Stop thinking every other photographer who has admired your work is a spy, out to get you. Stop thinking every bit of advice you're given by another photographer is useless, or given to sabotage you. They are likely giving it to you to stop you from hanging yourself with your words. As someone who has made just about every mistake in a 10+ year long career, I want to see newer and younger photographers succeed without hitting all the same pot holes I did, and I'm sure a lot of us feel this way. Try your best not to repeat mistakes. I must have really liked hitting brick walls and it kills me to think how much further in my career I could be if someone had just said "Hey, Jackass, let me help you out there!"

 If your client dumps you for another studio, it is not because that other photographer is offering great incentives to do it to you. It sucks, flat out, to see any of my previous clients post pictures from another studio on their Facebook. That does not mean that I have reason to be a vengeful, hate mongering jerk to the client or the other photographer. It just means they chose another photographer. And sometimes I find inspiration in those new photographer's images!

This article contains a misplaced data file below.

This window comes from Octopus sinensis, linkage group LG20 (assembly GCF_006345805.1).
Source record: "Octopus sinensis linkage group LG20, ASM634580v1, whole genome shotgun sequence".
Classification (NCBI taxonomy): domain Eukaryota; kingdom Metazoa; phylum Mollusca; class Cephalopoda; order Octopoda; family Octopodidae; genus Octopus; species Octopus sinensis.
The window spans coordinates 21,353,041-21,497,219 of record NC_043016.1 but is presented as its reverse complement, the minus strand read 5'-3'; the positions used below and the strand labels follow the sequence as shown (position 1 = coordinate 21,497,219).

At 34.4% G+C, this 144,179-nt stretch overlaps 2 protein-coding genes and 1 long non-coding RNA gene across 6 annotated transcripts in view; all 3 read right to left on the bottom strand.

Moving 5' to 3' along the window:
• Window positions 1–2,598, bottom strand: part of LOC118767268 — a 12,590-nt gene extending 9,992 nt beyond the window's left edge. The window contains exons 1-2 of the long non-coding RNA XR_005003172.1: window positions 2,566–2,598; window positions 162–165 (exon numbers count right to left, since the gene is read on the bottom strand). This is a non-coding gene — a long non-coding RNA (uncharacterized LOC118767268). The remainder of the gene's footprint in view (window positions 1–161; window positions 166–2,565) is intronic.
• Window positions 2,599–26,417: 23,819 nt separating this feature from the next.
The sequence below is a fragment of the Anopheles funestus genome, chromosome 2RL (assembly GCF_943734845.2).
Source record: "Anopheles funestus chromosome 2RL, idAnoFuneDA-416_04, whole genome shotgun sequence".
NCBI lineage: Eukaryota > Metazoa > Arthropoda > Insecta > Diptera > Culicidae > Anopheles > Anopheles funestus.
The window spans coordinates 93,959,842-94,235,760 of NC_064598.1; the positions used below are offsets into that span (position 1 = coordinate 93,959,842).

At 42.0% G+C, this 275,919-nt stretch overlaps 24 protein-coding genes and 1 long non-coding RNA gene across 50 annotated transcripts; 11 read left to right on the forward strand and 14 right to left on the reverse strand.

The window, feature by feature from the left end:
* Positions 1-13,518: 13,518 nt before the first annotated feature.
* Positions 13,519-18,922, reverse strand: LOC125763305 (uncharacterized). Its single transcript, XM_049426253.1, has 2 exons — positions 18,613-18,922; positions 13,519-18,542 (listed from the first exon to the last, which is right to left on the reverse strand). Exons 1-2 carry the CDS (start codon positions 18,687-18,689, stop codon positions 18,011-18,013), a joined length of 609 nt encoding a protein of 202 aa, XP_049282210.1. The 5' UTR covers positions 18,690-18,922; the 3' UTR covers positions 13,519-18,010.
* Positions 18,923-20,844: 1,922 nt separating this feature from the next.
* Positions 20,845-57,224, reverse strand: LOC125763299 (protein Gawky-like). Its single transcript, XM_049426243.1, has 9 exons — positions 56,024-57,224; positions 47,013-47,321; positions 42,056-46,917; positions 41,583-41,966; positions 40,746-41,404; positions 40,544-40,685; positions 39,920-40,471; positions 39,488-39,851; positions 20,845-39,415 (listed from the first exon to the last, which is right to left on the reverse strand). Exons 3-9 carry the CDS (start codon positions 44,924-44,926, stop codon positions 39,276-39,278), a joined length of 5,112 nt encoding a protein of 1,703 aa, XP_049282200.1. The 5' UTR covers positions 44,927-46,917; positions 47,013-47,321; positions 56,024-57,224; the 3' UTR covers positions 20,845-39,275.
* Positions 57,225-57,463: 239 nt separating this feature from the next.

There are as many reasons for why someone may have hired you in the first place as there are for why they go to a different studio now. Price, location, schedule, flexibility, portfolio, accessibility, easy to talk to, fun to work with and customer service. While they may hire you for one of those reasons initially, you may get dumped for that same reason because things change. Their budget changes, your prices increase. They move or you move or a photography studio opens up a block from their house and it's more convenient. They took on a new job, or you're only open Mon-Thurs. instead of Sun- Sat still. They love your work but can no longer meet you on location at your favorite park 40 mins from their home between their kids' wrestling meets, dance classes, scouts and music lessons or you can't drive 30 minutes to shoot at their favorite, nearby park.  Am I getting my point across?